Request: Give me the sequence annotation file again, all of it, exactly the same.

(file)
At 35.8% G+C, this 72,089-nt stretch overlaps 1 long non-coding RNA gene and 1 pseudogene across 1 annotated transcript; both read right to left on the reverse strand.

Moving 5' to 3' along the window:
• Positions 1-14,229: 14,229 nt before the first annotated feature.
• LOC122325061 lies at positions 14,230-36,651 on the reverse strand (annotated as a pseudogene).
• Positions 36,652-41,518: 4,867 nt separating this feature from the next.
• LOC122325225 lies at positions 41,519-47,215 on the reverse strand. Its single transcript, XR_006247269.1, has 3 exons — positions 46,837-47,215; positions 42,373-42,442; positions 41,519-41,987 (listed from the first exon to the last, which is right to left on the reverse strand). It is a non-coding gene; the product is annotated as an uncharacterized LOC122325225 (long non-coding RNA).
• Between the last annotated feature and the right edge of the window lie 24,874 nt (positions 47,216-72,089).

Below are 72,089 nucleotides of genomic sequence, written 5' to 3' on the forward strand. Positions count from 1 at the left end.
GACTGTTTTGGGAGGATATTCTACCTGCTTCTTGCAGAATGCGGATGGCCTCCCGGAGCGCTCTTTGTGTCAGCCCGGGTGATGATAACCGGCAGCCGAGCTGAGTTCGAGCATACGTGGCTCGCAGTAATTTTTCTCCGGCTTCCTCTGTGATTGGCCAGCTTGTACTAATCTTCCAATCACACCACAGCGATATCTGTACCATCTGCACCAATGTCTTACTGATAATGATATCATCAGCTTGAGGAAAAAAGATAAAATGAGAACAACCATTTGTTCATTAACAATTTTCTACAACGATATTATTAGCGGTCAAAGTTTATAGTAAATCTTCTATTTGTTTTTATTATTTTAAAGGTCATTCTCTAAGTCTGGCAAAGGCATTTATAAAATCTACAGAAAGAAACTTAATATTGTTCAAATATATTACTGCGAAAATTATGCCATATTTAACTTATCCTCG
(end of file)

At 35.8% G+C, this 72,089-nt stretch overlaps 1 long non-coding RNA gene and 1 pseudogene across 1 annotated transcript; both read right to left on the reverse strand.

Moving 5' to 3' along the window:
• Positions 1-14,229: 14,229 nt before the first annotated feature.
• LOC122325061 lies at positions 14,230-36,651 on the reverse strand (annotated as a pseudogene).
• Positions 36,652-41,518: 4,867 nt separating this feature from the next.
• LOC122325225 lies at positions 41,519-47,215 on the reverse strand. Its single transcript, XR_006247269.1, has 3 exons — positions 46,837-47,215; positions 42,373-42,442; positions 41,519-41,987 (listed from the first exon to the last, which is right to left on the reverse strand). It is a non-coding gene; the product is annotated as an uncharacterized LOC122325225 (long non-coding RNA).
• Between the last annotated feature and the right edge of the window lie 24,874 nt (positions 47,216-72,089).

Below are 72,089 nucleotides of genomic sequence, written 5' to 3' on the forward strand. Positions count from 1 at the left end.
GACTGTTTTGGGAGGATATTCTACCTGCTTCTTGCAGAATGCGGATGGCCTCCCGGAGCGCTCTTTGTGTCAGCCCGGGTGATGATAACCGGCAGCCGAGCTGAGTTCGAGCATACGTGGCTCGCAGTAATTTTTCTCCGGCTTCCTCTGTGATTGGCCAGCTTGTACTAATCTTCCAATCACACCACAGCGATATCTGTACCATCTGCACCAATGTCTTACTGATAATGATATCATCAGCTTGAGGAAAAAAGATAAAATGAGAACAACCATTTGTTCATTAACAATTTTCTACAACGATATTATTAGCGGTCAAAGTTTATAGTAAATCTTCTATTTGTTTTTATTATTTTAAAGGTCATTCTCTAAGTCTGGCAAAGGCATTTATAAAATCTACAGAAAGAAACTTAATATTGTTCAAATATATTACTGCGAAAATTATGCCATATTTAACTTATCCTCG